Auckland CRL station is taking shape

Auckland City Rail Link The construction of New Zealand’s deepest railway station is celebrating a significant milestone with the project pouring the last concrete to complete the first underground floor of Auckland City Rail Link Karangahape station.

The floor at the Mercury Lane entrance to the station is one of five that will carry people to and from the platforms 25 metres below ground.

“It’s great to see a station that’s going to have a huge impact on the Karangahape Road area slowly taking shape. There’s been some pretty intense work in a confined central city area to complete the floor successfully,” Jonathan Hill, the Karangahape Station Manager for the Link Alliance said.

The excavation beneath the street level entrance floor and then the construction of the first underground floor has taken 10 weeks. Approximately 9000 cubic metres of material, enough to fill three Olympic-sized swimming pools, was first removed before 880 cubic metres of concrete was poured and some 280 tonnes of reinforcing steel fitted.

Deeper below ground, work on excavating the top heading of the first of the two 223-metre-long platform tunnels is almost complete, and at the station’s Beresford Square entrance preparations are underway to begin pouring the first underground ‘B1’ level of the station.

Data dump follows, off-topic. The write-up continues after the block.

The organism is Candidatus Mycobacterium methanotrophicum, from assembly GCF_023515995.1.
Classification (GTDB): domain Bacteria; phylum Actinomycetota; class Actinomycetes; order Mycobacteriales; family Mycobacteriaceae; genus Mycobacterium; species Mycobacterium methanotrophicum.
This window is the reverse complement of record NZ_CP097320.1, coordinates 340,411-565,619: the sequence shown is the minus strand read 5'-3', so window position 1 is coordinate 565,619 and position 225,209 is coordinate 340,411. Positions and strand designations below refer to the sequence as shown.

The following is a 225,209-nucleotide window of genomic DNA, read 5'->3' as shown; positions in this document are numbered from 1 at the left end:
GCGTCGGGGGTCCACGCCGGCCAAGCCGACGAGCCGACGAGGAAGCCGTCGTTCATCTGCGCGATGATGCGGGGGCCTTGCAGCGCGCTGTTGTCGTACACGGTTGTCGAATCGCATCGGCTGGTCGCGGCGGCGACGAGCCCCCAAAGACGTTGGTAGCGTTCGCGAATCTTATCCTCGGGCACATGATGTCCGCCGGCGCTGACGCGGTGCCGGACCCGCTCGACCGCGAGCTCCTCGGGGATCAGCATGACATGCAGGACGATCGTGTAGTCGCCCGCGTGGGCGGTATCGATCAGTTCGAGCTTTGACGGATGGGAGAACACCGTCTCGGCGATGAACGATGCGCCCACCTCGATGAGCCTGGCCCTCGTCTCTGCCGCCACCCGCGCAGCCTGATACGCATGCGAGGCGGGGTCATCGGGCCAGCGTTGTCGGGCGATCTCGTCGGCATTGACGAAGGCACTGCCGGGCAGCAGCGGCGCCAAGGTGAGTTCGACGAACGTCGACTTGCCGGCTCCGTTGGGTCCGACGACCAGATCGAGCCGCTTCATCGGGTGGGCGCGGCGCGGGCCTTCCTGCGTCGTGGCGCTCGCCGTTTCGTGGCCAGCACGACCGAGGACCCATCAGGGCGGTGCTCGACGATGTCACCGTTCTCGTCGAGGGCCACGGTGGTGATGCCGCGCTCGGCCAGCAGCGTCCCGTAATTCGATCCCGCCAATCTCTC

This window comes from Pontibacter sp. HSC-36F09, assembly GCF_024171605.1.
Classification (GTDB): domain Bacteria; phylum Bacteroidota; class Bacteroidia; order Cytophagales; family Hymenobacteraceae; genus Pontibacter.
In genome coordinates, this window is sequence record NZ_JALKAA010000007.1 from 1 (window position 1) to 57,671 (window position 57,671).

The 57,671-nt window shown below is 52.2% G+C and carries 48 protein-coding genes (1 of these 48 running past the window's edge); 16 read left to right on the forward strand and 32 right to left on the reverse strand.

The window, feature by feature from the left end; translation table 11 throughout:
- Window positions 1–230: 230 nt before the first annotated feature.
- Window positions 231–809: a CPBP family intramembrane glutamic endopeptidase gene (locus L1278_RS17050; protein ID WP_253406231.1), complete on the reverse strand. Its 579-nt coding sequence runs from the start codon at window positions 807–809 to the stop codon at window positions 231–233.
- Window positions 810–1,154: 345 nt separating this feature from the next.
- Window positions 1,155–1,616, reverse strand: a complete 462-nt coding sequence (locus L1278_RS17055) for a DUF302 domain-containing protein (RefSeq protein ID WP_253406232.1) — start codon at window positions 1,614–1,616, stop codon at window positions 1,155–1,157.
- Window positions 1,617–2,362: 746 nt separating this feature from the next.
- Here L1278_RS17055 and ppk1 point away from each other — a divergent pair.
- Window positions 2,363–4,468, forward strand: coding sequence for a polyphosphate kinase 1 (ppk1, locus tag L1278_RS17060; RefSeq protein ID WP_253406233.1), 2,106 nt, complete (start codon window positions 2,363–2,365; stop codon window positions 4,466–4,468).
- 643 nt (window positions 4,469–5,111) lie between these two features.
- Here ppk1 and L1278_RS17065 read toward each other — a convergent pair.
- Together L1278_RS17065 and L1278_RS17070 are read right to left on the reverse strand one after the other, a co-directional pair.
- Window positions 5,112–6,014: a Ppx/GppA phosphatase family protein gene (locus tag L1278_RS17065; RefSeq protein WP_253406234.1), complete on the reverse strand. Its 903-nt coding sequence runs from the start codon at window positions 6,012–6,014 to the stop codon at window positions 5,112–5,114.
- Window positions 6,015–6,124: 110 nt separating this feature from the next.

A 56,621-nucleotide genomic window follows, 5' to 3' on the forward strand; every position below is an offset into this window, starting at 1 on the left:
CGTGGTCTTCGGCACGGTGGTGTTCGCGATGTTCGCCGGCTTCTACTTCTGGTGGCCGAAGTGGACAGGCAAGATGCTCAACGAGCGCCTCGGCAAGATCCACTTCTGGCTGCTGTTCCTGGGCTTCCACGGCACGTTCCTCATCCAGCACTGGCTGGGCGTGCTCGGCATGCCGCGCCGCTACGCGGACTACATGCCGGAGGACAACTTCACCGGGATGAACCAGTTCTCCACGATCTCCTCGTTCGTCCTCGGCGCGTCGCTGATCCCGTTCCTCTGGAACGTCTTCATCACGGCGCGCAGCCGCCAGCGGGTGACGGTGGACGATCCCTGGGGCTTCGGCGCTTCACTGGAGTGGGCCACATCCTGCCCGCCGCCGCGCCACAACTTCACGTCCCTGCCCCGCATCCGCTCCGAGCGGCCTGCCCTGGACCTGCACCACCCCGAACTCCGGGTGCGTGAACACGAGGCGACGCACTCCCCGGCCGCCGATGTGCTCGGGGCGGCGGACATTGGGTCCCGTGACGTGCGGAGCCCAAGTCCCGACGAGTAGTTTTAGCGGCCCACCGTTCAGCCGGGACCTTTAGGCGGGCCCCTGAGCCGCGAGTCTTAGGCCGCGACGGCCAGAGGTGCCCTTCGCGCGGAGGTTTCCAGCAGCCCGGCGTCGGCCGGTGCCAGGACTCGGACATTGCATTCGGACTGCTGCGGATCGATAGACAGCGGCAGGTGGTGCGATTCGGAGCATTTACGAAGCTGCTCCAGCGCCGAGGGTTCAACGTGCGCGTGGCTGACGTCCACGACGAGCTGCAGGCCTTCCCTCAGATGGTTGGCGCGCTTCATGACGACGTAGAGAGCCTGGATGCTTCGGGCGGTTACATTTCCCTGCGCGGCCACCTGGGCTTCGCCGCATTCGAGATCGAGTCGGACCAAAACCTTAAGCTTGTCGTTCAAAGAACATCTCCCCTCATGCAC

The work on the Karangahape station began in late 2019 with the demolition of the old Mercury Plaza and adjacent buildings. The station structure is due to be completed by 2023 to be followed by the station fit-out, the installation of mechanical and electrical equipment that includes lighting, escalators, lifts, ventilation and communication systems.

The Link Alliance is the contractor for the construction of the stations, tunnels, and rail systems for City Rail Link under a contract signed in 2019.

The NZD 4.4 billion (USD 3.18 billion) Auckland City Rail Link is the largest transport infrastructure project in New Zealand, and it is planned to be completed in 2024.

The 3.45 km link s city’s first underground line which will double the capacity of the rail system. It is estimated that by 2035 the stations will be used by 54,000 passengers per hour at peak travel times, rather than the original estimate of 36,000.

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